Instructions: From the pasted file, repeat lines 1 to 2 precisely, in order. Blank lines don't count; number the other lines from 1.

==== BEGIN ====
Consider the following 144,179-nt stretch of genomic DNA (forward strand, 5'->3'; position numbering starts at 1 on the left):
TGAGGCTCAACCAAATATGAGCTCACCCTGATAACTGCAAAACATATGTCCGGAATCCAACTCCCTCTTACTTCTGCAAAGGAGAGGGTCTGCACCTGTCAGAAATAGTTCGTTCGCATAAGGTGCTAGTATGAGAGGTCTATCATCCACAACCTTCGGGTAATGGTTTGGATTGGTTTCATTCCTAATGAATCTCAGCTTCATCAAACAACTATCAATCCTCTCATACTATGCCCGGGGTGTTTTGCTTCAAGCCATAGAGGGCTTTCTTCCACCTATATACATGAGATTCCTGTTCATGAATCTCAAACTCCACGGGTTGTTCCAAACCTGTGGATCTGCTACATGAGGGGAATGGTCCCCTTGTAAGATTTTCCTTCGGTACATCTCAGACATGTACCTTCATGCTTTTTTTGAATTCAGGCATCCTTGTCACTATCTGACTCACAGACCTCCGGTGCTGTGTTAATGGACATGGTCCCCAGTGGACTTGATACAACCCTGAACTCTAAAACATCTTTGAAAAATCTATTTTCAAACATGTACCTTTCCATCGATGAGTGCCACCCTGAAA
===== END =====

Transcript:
Consider the following 144,179-nt stretch of genomic DNA (forward strand, 5'->3'; position numbering starts at 1 on the left):
TGAGGCTCAACCAAATATGAGCTCACCCTGATAACTGCAAAACATATGTCCGGAATCCAACTCCCTCTTACTTCTGCAAAGGAGAGGGTCTGCACCTGTCAGAAATAGTTCGTTCGCATAAGGTGCTAGTATGAGAGGTCTATCATCCACAACCTTCGGGTAATGGTTTGGATTGGTTTCATTCCTAATGAATCTCAGCTTCATCAAACAACTATCAATCCTCTCATACTATGCCCGGGGTGTTTTGCTTCAAGCCATAGAGGGCTTTCTTCCACCTATATACATGAGATTCCTGTTCATGAATCTCAAACTCCACGGGTTGTTCCAAACCTGTGGATCTGCTACATGAGGGGAATGGTCCCCTTGTAAGATTTTCCTTCGGTACATCTCAGACATGTACCTTCATGCTTTTTTTGAATTCAGGCATCCTTGTCACTATCTGACTCACAGACCTCCGGTGCTGTGTTAATGGACATGGTCCCCAGTGGACTTGATACAACCCTGAACTCTAAAACATCTTTGAAAAATCTATTTTCAAACATGTACCTTTCCATCGATGAGTGCCACCCTGAAA